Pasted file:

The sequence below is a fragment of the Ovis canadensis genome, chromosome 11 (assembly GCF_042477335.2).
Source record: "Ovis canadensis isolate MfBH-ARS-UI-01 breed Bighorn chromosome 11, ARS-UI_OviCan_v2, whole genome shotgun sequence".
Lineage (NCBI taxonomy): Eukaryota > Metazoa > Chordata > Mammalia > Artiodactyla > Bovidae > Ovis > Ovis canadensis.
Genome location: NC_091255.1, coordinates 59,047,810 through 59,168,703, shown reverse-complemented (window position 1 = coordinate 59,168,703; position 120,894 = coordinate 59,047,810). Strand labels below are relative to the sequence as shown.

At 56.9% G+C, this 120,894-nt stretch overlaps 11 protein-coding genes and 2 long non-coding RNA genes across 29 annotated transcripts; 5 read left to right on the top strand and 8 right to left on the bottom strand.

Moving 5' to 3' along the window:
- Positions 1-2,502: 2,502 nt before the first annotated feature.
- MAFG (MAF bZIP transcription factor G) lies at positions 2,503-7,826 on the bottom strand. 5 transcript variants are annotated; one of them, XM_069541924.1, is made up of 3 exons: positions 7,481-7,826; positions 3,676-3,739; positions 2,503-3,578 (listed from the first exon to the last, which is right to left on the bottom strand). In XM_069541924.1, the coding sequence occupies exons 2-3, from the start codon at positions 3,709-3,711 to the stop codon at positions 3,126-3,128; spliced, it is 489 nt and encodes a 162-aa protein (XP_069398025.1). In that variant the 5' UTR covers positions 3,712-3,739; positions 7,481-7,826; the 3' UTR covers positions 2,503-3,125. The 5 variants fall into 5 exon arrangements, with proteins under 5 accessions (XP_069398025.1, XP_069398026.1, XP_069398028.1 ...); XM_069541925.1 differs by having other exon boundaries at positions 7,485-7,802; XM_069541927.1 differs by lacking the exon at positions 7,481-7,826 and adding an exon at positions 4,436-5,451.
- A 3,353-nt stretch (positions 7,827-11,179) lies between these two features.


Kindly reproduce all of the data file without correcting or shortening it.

The sequence below is a fragment of the Ovis canadensis genome, chromosome 11 (assembly GCF_042477335.2).
Source record: "Ovis canadensis isolate MfBH-ARS-UI-01 breed Bighorn chromosome 11, ARS-UI_OviCan_v2, whole genome shotgun sequence".
Lineage (NCBI taxonomy): Eukaryota > Metazoa > Chordata > Mammalia > Artiodactyla > Bovidae > Ovis > Ovis canadensis.
Genome location: NC_091255.1, coordinates 59,047,810 through 59,168,703, shown reverse-complemented (window position 1 = coordinate 59,168,703; position 120,894 = coordinate 59,047,810). Strand labels below are relative to the sequence as shown.

At 56.9% G+C, this 120,894-nt stretch overlaps 11 protein-coding genes and 2 long non-coding RNA genes across 29 annotated transcripts; 5 read left to right on the top strand and 8 right to left on the bottom strand.

Moving 5' to 3' along the window:
- Positions 1-2,502: 2,502 nt before the first annotated feature.
- MAFG (MAF bZIP transcription factor G) lies at positions 2,503-7,826 on the bottom strand. 5 transcript variants are annotated; one of them, XM_069541924.1, is made up of 3 exons: positions 7,481-7,826; positions 3,676-3,739; positions 2,503-3,578 (listed from the first exon to the last, which is right to left on the bottom strand). In XM_069541924.1, the coding sequence occupies exons 2-3, from the start codon at positions 3,709-3,711 to the stop codon at positions 3,126-3,128; spliced, it is 489 nt and encodes a 162-aa protein (XP_069398025.1). In that variant the 5' UTR covers positions 3,712-3,739; positions 7,481-7,826; the 3' UTR covers positions 2,503-3,125. The 5 variants fall into 5 exon arrangements, with proteins under 5 accessions (XP_069398025.1, XP_069398026.1, XP_069398028.1 ...); XM_069541925.1 differs by having other exon boundaries at positions 7,485-7,802; XM_069541927.1 differs by lacking the exon at positions 7,481-7,826 and adding an exon at positions 4,436-5,451.
- A 3,353-nt stretch (positions 7,827-11,179) lies between these two features.